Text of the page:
call: Marking Time: Video Blogging As Art Practice
Deadline: 30 September 2015
Call for entries
Marking Time: Video Blogging As Art Practice
Call For Papers
Marking Time: Video Blogging as Art Practice
The CMDC Digital Publishing Initiative at Washington State University Vancouver invites scholars to contribute papers in response to a curated exhibition of expressive online video. The exhibition highlights the ways in which early video blogging (from 2001-2009) spawned unique forms of networked cinema, everyday art practice and informal documentary, as well as distribution methods that would later disrupt video and cinema conventions and practices.
Co-edited by Will Luers and Adrian Miles, Marking Time: Video Blogging as Art Practice will be published on the web as a curated exhibition of videos and related scholarly papers. There will also be versions of the text distributed for mobile devices and print-on-demand. The videos will be screened and exhibited in multiple venues.
Is a Vine feed a video blog? In 2015, video blogging as a term is complicated, if not redundant. In a material sense, video blogging is a specific term. Digital video is materially defined by codified file formats, codecs and players. Blogging is similarly defined by web coding, content management systems, RSS feeds, links, commenting and a range of technical and social protocols. However, sharing video to networks has become so common, and happens across so many commercial platforms, that any reference to video blogging as a distinct cultural form now sounds old-fashioned. Just as the term “folk art”, adopted as a genre of the commercial art market, has embedded itself in contradictory notions of collective, egalitarian, non-normative and non-commercial forms of expression, video blogging as a distinct form of non-commercial, networked expression can get lost in the vast networks of monetized media. In contrast to the commercial and corporate behemoth of services such as YouTube, the early zeitgeist of many video bloggers was to artfully and publicly document the passage of time within their own life-worlds. This original phenomena of video blogging, especially in its nascent forms, brought together cinematic and televisual expression, personal journaling and digital network dynamics into a unique and specific ecosystem of practice, argument, and expression.
The Online Exhibition:
couch mode: https://vimeo.com/couchmode/channels/927133/sort:preset/129732153
searchable/ database mode: http://vimeopro.com/user22489560/markingtime
The videos in the exhibition magnify the creative energy, expressive freedom and formal diversity of personal networked cinema in its earliest stages. Artists were selected based on their experimentation with video blogging as a communal space for a private art practice, rather than on standards of media professionalism. The videos are bold experiments in form, but applied to and constrained by the raw material of everyday, networked life. Many of the videos are of technically “poor quality” due to bandwidth limitations at the time, but this constraint is celebrated. Low-res video, as a stand-in for raw experience, is edited into mini cinematic narratives, haikus and lyrical fragments. Some of the videos are just the unedited data of moments captured. Some are remixed, glitched, and processed for aesthetic effect. The collection as a whole documents artistic responses to a media environment made possible by the internet and affordable, prosumer video equipment.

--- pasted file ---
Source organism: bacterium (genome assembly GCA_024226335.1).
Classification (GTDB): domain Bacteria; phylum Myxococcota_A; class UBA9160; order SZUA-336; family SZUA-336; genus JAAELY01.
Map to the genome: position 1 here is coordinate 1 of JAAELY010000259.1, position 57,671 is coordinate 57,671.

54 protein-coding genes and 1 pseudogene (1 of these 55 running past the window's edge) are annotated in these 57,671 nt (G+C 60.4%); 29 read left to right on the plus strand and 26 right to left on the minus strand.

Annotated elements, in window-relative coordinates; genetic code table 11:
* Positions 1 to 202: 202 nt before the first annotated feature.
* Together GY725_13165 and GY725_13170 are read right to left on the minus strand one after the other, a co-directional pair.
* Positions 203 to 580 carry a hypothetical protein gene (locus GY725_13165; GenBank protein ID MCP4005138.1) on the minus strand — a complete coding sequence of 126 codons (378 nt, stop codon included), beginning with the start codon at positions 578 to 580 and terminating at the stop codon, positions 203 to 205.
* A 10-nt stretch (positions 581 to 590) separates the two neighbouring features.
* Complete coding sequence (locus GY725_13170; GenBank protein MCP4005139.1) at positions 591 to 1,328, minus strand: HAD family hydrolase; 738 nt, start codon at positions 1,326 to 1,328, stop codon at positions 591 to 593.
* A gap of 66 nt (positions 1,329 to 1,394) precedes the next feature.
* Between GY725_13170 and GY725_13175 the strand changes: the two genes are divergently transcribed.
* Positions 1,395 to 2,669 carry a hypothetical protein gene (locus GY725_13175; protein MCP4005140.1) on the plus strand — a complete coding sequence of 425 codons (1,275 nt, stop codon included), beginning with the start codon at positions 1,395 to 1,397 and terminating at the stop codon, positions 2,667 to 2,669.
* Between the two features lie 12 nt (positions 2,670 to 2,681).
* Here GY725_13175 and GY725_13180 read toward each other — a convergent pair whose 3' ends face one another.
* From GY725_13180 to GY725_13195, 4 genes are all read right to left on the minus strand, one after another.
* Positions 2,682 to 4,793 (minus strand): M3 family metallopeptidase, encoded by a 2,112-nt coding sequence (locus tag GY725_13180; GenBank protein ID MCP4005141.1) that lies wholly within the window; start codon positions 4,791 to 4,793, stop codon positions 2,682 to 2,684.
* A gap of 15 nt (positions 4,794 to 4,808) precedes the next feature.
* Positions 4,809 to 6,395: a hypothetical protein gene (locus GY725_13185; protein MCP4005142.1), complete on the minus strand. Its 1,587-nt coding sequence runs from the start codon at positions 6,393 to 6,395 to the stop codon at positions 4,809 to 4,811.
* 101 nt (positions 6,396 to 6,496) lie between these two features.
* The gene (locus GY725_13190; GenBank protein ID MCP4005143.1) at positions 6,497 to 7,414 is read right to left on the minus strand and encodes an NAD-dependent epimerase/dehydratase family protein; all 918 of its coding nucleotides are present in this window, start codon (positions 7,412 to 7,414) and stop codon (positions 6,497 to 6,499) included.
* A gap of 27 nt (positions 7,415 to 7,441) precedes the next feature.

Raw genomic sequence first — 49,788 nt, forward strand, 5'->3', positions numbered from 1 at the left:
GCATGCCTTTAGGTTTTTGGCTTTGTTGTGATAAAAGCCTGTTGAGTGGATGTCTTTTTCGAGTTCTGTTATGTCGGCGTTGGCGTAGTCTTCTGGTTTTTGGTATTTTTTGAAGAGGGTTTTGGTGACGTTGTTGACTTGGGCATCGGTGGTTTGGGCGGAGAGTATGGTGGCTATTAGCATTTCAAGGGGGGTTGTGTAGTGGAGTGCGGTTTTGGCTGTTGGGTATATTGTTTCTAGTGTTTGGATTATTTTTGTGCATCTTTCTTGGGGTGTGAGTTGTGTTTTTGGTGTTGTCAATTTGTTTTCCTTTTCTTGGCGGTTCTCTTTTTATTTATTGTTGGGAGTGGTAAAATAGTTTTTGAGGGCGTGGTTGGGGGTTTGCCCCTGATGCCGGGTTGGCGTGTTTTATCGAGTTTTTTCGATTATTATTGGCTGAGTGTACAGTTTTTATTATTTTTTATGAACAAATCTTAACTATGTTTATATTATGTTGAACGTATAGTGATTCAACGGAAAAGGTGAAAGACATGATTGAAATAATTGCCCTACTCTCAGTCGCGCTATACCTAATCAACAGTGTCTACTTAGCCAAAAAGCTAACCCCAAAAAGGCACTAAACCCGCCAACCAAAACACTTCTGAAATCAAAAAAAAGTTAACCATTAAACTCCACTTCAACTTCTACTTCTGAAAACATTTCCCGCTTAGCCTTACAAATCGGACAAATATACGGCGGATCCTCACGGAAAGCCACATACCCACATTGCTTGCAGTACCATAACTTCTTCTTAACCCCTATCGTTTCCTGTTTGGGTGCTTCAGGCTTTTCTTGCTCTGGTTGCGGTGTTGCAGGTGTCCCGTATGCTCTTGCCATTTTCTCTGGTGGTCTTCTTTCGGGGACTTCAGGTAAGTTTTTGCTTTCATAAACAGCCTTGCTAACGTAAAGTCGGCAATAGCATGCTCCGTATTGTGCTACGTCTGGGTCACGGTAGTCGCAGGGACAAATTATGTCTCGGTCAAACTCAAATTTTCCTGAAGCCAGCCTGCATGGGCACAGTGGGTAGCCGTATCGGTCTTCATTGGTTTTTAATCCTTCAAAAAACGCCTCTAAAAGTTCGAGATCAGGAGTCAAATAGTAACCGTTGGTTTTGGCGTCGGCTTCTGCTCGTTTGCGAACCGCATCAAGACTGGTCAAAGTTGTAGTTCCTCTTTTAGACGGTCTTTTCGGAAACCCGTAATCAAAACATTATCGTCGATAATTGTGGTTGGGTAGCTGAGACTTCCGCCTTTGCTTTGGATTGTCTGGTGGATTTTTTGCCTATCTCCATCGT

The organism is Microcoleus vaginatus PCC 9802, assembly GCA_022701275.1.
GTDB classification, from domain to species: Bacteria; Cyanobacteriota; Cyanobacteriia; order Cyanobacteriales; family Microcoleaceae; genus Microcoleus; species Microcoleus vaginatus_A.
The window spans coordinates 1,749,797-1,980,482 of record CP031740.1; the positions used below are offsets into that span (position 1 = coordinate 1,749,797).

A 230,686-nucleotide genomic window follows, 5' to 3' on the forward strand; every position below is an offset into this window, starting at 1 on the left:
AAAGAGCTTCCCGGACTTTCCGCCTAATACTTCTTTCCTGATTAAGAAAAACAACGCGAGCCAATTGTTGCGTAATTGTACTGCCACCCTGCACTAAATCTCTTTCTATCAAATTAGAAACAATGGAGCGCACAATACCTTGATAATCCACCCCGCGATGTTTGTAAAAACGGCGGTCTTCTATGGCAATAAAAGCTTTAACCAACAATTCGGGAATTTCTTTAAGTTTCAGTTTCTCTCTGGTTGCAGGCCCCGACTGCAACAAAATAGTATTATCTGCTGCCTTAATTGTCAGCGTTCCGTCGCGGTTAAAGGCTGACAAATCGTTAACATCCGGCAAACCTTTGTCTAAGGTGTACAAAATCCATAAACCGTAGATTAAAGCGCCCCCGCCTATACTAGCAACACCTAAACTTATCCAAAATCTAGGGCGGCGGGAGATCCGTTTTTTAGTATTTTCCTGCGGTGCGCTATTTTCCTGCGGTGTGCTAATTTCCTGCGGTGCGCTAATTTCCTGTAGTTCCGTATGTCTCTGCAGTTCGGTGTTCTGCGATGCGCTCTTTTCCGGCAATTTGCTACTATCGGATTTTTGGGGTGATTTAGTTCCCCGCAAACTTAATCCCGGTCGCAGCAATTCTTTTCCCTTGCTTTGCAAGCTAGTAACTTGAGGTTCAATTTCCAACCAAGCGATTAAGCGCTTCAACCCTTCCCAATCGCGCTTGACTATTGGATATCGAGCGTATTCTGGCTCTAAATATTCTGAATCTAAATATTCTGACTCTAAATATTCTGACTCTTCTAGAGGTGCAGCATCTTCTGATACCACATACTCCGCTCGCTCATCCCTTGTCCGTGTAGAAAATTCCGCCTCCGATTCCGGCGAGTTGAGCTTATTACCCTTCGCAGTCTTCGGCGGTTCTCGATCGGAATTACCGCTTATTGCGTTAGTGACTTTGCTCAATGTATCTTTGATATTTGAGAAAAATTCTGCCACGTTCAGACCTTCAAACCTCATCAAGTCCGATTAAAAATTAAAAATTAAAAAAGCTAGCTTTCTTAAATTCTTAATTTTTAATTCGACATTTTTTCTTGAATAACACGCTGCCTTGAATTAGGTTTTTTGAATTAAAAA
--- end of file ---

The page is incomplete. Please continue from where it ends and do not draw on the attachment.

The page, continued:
Submissions and author guidelines:
Paper topics should be proposed and eventually written with the online video exhibition as a common reference point, but papers do not have to explicitly discuss the videos.
To pics of interest include (but are not limited to):
networked culture and aesthetics
social media art
low-fi expression (zine, glitch and punk aesthetics)
Please send a 250 word abstract in either Text, RTF, Word or PDF formats to Will Luers (email@example.com).
The DEADLINE for abstract submissions is September 30th, 2015. Submitters will be informed by mid-November 2015.
Final Papers will be due January 15th, 2016.
For more information, please contact Will Luers ( firstname.lastname@example.org).
Visiting Assistant Professor at the CMDC, Washington State University Vancouver
Nouspace Publications: http://www.dtc-wsuv.org/cmdc/nouspace-pub/Creative Media & Digital Culture:http://www.dtc-wsuv.org/cmdc/